Democrats have proposed raising taxes on tobacco and nicotine to help finance their $3.5 trillion economic package, a move Republicans say would violate President Joe Biden’s pledge not to increase rates on Americans who make less than $400,000 annually, The Washington Post reported on Wednesday.

Democrats say the proposal could help them raise $100 billion in revenue over the next 10 years.

The heaviest users of cigarette smokers are middle-income or lower-income Americans, according to federal data, with as many as 80 percent of smokers having incomes of less than $200,000 a year.

Democrats say, however, that the proposal does not violate Biden’s pledge, with a White House official pointing out that smoking is not a required cost for working families and higher taxes on those products would not directly affect their incomes.

They also stress the proposal’s public health imperative, with the Campaign for Tobacco-Free Kids estimating the tax hike could reduce the total number of smokers in the nation by 1.1 million in the first year and also deter more than 500,000 kids from becoming addicted.

Urban-Brookings Tax Policy Center senior fellow Howard Gleckman told The Washington Post there is “absolutely, no question” that the proposal breaks Biden’s promise, but added that it does not mean it is bad policy, stating that “it clearly is a tax increase, and it clearly has benefits.”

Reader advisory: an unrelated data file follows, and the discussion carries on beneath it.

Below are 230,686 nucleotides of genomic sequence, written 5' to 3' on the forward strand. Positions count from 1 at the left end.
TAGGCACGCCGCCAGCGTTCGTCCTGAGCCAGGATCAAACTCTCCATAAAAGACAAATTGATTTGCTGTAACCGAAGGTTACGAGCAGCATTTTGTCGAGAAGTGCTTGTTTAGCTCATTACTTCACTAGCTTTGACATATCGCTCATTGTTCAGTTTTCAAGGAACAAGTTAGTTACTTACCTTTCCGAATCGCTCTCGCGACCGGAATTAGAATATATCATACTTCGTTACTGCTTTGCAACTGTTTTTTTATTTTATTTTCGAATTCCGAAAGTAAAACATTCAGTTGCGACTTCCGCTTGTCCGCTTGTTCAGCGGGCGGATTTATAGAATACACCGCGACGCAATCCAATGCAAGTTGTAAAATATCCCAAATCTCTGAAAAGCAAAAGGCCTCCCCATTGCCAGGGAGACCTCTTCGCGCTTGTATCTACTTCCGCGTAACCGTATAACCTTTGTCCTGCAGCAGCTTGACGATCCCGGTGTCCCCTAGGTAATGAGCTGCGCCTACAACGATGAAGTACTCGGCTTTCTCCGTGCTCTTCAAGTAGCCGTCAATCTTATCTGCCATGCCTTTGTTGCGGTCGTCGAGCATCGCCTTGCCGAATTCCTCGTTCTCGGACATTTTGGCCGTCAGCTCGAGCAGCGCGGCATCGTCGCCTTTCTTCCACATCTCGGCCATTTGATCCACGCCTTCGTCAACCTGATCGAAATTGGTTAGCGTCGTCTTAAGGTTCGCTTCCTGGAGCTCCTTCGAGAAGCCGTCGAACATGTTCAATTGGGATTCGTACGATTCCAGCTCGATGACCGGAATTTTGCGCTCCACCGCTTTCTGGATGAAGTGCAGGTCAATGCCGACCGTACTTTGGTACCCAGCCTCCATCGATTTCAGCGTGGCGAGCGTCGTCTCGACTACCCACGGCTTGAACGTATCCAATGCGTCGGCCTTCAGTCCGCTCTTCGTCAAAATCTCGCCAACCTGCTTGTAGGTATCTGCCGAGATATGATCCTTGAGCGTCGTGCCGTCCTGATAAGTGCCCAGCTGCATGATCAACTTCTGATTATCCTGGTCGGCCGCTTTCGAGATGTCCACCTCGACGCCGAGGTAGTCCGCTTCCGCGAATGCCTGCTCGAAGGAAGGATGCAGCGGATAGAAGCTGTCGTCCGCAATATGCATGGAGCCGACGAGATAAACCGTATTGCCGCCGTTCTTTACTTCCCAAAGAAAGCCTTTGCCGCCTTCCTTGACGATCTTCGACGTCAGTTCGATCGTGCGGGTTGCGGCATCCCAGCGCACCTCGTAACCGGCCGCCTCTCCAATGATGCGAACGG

The proposal was made by House Ways and Means Committee Chairman Richard Neal, D-Mass., as Democrats attempt to complete work on their $3.5 trillion package. Democrats hope to raise most of the needed funds for the package from a series of tax increases, including on wealthy Americans, profitable corporations and investors.

The U.S. government last increased federal excise rates on tobacco in 2009, although state legislators have since then added more taxes targeting these products.

Georgia Rep. Drew Ferguson, a Republican member of the Ways and Means Committee, said Democrats are striking the wrong balance by proposing tax increases on tobacco that could hurt lower-income families, while at the same time wanting tax breaks for wealthier ones who can buy electric cars.

“We’ve got folks making less [and] paying more taxes, and folks making a lot are getting a tax break,” he said.